7. How does he justify the use of the words "Receive the Holy Ghost," &c. in the Ordering of Priests?

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Which of the above words are accented on the penultimate?

3. Write down the suffixed and construct forms of and plural; explaining the vowel changes which take radicals.

and, in singular place under the first two

4. Write the following singulars with suffixes of the 3 sing. masc. and 2 plur. masc.

wan, nena, na, obiy, me, nya, bea, me, ais, mala

5. Write out the Niphal of p, and the Hiph'il of ; indicating wherever the tone falls on the penultimate syllable.

6. Give the suffixed forms of

p, ie, by (sing, and plur.) and M (sing. and plur.); indicating wherever the tone falls on the penultimate syllable.

7. Examine the use of the Infinitive absolute in Hebrew, and give examples.

8. Classify and give instances of Hebrew nouns which are feminine by signification but not in form.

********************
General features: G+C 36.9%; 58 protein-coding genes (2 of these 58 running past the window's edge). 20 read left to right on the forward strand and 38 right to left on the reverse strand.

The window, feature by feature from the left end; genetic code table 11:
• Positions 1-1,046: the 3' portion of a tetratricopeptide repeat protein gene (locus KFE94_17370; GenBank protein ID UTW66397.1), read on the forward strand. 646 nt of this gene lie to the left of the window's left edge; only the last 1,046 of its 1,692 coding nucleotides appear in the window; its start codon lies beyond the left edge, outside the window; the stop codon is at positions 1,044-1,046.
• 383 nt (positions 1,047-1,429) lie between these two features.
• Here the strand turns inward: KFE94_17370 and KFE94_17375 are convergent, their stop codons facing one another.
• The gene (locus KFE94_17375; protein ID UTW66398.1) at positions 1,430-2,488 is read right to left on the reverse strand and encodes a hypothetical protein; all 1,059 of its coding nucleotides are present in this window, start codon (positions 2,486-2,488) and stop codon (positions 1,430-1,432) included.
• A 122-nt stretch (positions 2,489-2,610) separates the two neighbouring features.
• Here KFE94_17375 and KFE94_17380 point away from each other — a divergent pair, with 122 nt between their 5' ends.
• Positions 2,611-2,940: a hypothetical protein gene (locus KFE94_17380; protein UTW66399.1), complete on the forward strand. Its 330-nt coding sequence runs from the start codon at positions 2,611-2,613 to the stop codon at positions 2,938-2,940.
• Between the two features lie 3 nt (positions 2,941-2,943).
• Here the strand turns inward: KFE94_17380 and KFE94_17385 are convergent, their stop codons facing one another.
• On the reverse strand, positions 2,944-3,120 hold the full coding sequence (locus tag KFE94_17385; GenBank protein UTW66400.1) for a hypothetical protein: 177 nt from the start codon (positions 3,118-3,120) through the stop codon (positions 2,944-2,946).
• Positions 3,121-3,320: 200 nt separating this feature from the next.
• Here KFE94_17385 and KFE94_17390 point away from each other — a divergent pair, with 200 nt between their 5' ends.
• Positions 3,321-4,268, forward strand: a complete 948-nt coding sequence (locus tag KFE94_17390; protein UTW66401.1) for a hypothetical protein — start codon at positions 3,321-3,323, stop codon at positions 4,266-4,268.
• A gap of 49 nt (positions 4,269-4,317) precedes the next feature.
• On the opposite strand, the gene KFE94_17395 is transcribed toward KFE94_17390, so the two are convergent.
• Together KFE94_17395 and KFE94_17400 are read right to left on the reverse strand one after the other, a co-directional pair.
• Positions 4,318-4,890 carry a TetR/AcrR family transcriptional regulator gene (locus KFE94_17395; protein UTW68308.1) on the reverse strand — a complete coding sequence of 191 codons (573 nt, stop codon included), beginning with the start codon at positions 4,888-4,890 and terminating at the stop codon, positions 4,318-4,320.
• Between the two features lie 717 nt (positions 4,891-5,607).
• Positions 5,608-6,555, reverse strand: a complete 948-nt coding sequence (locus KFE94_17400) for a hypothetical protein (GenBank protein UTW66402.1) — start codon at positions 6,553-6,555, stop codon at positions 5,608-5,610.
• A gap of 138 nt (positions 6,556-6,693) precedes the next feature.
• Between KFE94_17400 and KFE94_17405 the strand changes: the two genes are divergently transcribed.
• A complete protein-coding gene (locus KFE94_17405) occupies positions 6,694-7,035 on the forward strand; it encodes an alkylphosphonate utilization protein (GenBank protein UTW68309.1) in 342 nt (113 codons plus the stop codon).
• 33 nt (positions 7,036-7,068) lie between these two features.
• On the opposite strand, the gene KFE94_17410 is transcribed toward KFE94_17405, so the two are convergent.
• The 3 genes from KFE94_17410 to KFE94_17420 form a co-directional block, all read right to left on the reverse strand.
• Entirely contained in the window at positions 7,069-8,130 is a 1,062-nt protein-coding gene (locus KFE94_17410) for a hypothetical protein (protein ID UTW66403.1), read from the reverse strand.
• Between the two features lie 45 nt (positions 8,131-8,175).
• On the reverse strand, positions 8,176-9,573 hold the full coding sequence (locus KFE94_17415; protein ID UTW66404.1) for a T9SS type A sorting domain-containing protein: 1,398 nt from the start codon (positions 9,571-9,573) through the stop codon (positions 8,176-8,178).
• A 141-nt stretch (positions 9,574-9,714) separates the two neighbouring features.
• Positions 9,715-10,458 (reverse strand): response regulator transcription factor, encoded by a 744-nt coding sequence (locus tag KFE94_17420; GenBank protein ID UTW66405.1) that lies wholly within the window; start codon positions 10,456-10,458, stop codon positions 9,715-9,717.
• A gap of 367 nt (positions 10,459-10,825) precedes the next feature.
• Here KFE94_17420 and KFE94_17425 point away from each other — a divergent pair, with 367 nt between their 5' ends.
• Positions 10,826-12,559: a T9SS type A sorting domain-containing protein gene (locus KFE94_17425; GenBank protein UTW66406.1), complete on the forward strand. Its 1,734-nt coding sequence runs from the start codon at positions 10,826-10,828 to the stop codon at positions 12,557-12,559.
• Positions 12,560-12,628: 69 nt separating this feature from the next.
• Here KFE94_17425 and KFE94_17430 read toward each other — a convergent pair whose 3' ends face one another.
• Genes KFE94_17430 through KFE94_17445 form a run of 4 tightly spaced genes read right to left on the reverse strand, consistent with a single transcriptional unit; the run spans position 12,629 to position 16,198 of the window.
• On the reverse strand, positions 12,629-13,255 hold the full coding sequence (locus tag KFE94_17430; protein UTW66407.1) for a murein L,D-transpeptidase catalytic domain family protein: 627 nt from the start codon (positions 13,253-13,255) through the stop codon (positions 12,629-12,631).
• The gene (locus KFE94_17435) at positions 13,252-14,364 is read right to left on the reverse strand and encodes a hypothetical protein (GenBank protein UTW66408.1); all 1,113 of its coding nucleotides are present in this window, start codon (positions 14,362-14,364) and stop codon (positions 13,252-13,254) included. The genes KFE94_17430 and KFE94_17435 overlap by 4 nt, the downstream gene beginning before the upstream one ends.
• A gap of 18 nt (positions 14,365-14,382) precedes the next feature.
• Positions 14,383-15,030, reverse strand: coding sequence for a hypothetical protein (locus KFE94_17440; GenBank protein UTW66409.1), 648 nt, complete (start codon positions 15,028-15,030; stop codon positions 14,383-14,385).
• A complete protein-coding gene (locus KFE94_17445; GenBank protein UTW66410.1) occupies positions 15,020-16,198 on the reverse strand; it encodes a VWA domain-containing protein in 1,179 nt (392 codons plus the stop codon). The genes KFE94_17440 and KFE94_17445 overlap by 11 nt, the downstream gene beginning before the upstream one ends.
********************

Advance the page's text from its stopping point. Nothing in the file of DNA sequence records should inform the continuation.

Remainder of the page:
9. Translate the following sentences, and explain and illustrate the construction of

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10. Translate into pointed biblical HEBREW:

Then said Mercy, Sir, I see nothing; but Christiana held her peace.

But said the Interpreter, Look again; she therefore look'd again and said, Here is not anything but an ugly Spider, who hangs by her hands upon the wall. Then said he, Is there but one Spider in all this spacious Room? Then the water stood in Christiana's eyes, for she was a woman quick of apprehension; and she said, Yes, Lord, there is here more than one. Yea, and Spiders whose Venom is far more destructive than that which is in her. The Interpreter then looked pleasantly upon her, and said, Thou hast said the truth. This made Mercy blush, and the Boys to cover their faces, for they all began now to understand the Riddle.

Then said the Interpreter again, The Spider taketh hold with her hands as you see, and is in King's Palaces. And wherefore is this recorded, but to shew you, that how full of the Venom of sin soever you be, yet you may by the hand of faith lay hold of and dwell in the best Room that belongs to the King's House above?